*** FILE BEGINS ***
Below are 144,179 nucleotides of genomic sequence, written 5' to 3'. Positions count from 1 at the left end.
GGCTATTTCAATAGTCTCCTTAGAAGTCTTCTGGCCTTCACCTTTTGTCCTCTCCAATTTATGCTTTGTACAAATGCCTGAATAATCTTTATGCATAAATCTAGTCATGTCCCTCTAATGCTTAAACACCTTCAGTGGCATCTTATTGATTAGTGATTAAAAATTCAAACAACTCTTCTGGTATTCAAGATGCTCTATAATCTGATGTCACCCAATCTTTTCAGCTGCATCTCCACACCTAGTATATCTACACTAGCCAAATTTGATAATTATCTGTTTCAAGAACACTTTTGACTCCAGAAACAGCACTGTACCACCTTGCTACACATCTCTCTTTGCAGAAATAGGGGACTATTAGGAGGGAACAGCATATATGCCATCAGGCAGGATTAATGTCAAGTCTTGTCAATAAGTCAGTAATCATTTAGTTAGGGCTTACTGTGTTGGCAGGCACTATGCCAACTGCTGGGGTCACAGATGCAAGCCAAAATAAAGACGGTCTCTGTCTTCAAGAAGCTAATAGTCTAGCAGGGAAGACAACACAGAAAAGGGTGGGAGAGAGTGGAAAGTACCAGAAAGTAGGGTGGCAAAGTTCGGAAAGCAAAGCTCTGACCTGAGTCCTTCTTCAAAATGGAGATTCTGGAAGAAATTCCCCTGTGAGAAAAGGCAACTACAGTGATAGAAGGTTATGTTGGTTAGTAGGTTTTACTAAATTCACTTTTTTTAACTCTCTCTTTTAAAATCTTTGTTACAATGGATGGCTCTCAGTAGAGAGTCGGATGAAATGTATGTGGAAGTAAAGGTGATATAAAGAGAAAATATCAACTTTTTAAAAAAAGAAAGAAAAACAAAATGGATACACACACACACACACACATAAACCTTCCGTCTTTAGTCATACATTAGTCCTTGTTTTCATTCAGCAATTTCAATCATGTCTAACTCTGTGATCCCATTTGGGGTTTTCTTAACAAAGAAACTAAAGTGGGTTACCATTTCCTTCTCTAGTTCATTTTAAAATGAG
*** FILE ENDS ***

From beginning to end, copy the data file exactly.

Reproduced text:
Below are 144,179 nucleotides of genomic sequence, written 5' to 3'. Positions count from 1 at the left end.
GGCTATTTCAATAGTCTCCTTAGAAGTCTTCTGGCCTTCACCTTTTGTCCTCTCCAATTTATGCTTTGTACAAATGCCTGAATAATCTTTATGCATAAATCTAGTCATGTCCCTCTAATGCTTAAACACCTTCAGTGGCATCTTATTGATTAGTGATTAAAAATTCAAACAACTCTTCTGGTATTCAAGATGCTCTATAATCTGATGTCACCCAATCTTTTCAGCTGCATCTCCACACCTAGTATATCTACACTAGCCAAATTTGATAATTATCTGTTTCAAGAACACTTTTGACTCCAGAAACAGCACTGTACCACCTTGCTACACATCTCTCTTTGCAGAAATAGGGGACTATTAGGAGGGAACAGCATATATGCCATCAGGCAGGATTAATGTCAAGTCTTGTCAATAAGTCAGTAATCATTTAGTTAGGGCTTACTGTGTTGGCAGGCACTATGCCAACTGCTGGGGTCACAGATGCAAGCCAAAATAAAGACGGTCTCTGTCTTCAAGAAGCTAATAGTCTAGCAGGGAAGACAACACAGAAAAGGGTGGGAGAGAGTGGAAAGTACCAGAAAGTAGGGTGGCAAAGTTCGGAAAGCAAAGCTCTGACCTGAGTCCTTCTTCAAAATGGAGATTCTGGAAGAAATTCCCCTGTGAGAAAAGGCAACTACAGTGATAGAAGGTTATGTTGGTTAGTAGGTTTTACTAAATTCACTTTTTTTAACTCTCTCTTTTAAAATCTTTGTTACAATGGATGGCTCTCAGTAGAGAGTCGGATGAAATGTATGTGGAAGTAAAGGTGATATAAAGAGAAAATATCAACTTTTTAAAAAAAGAAAGAAAAACAAAATGGATACACACACACACACACACATAAACCTTCCGTCTTTAGTCATACATTAGTCCTTGTTTTCATTCAGCAATTTCAATCATGTCTAACTCTGTGATCCCATTTGGGGTTTTCTTAACAAAGAAACTAAAGTGGGTTACCATTTCCTTCTCTAGTTCATTTTAAAATGAG